Here, it’s also important not to go overboard. If you start doing too much every day, you’ll have a burnout. The following include reasonable and good guidelines:

  • Sleep 10 hours per day (many bipolar people need 10-12 hours of sleep a day)
  • Walk 30-60 minutes per day. You don’t need intensive exercise to benefit from exercise
  • Eat 2-3 healthy meals per day – use meal-prep to ensure you have them ready at hand if you don’t like cooking
  • Limit alcohol to weekends and only with friends or family and minimize intake
  • Spend 15 minutes every morning and every evening organizing your space or doing a cleaning task
  • Make time out for friends, social things, and fun

Accommodate Your Disorder

Living with a bipolar disorder may mean making space for yourself. It may also mean making changes that most people wouldn’t ever have to. That can be difficult at first, especially if you feel stigma in not being able to do things. However, you can almost always make small changes with a large impact. Some of them might include:

  • If medication makes you feel jittery, talk to your doctor about taking it on a different schedule so you’re less jittery at work
  • If something is overwhelming, figure out how to do away with it. E.g., get a dishwasher, throw away all your socks and buy a set that all go together so you spend less time folding laundry, etc.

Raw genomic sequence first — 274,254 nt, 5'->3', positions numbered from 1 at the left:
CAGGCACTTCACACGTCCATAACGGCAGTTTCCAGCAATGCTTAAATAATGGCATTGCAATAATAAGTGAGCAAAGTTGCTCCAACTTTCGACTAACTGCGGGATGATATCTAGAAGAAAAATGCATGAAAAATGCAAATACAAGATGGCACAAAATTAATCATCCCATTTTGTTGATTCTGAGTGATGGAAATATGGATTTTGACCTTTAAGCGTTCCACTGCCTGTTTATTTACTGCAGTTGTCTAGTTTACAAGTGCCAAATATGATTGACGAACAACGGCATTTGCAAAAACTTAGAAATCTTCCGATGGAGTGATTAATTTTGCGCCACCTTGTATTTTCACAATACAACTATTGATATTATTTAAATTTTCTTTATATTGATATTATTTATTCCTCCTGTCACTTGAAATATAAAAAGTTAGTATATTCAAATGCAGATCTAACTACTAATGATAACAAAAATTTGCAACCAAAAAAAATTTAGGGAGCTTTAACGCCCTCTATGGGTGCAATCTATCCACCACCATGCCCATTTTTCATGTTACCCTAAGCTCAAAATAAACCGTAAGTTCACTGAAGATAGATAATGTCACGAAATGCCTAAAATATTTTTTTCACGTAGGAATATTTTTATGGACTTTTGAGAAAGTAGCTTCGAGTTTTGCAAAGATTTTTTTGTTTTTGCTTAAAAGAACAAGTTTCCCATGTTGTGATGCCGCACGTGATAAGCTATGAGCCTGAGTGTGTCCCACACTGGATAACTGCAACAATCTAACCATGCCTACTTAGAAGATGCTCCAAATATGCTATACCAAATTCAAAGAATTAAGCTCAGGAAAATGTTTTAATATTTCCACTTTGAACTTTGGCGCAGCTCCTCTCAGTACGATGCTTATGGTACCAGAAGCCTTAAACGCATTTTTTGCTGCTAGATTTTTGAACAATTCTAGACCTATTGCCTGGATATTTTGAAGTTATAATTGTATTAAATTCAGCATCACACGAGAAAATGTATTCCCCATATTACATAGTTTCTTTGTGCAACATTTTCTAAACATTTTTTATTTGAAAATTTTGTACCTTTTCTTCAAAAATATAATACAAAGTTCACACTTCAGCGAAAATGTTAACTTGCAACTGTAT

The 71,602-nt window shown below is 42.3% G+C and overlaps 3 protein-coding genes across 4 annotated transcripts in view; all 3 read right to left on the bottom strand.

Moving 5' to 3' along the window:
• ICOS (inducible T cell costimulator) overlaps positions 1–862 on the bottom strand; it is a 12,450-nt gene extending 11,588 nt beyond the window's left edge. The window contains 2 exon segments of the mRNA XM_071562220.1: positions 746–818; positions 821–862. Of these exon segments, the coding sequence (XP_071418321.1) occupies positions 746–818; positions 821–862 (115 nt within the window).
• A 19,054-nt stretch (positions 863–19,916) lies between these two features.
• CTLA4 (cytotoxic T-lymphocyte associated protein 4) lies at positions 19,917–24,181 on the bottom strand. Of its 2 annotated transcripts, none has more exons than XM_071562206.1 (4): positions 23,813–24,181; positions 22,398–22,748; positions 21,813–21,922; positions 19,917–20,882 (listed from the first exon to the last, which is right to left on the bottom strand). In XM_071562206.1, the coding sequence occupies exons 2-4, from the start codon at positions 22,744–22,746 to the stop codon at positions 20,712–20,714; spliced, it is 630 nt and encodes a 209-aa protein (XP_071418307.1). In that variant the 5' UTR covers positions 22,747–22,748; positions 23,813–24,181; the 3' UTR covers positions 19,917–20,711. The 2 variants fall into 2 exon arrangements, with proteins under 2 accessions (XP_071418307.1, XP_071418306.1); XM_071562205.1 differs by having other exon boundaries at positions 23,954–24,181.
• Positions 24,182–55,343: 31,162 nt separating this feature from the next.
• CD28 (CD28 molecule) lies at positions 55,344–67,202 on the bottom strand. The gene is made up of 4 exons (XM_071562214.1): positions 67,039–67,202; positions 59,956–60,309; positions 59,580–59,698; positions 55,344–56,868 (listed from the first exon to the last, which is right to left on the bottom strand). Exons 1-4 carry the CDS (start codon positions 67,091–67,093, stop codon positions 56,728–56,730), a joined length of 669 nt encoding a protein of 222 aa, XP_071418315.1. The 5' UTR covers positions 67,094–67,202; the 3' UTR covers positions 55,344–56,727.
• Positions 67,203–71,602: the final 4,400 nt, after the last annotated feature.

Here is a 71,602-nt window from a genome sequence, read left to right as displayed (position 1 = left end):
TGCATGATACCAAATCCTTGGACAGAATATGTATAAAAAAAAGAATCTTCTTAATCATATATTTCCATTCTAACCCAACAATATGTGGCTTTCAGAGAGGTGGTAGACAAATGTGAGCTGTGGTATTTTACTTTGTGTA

• Reduce distractions in your workspace, bring in a white noise machine, and use bright or full spectrum lighting
  • Ask for flex work so you can stay home if you have a manic or depressive episode
  • Stay on top of symptoms and act quickly if you feel an episode coming on. If people point symptoms out to you, listen to them. Understanding how you specifically react in an episode can prevent you from having one at work.

Eventually, you have a mental health disorder. It’s normal that you’d need some accommodation to do your job. Often, that will also mean understanding if you need delegation or a lack of it, which kinds of workplaces you can work in, and what works for you. That will vary from person to person, because bipolar disorder does not define what works for you.

The most important steps you can take to learn how to keep a job is to learn regulation, long-term symptom mitigation, and staying in control. That means taking medication, going to therapy and getting help, learning symptoms and reacting quickly when they start to appear, learning coping mechanisms and using them, and building a healthy and structured life that offers the support you need to function. That’s a lot, but it will improve most other areas of your life as well – especially once you learn the habits to make things like meals and exercise easy rather than things you have to remind yourself to do.

Good luck with your job and with symptom management.

If you or you loved one need help with mental health treatment, drug rehab, or alcohol rehab Compassion Recovery Center is here to help. Contact us to ask about our mental health programs and how we can support your specific requirements as you move into treatment.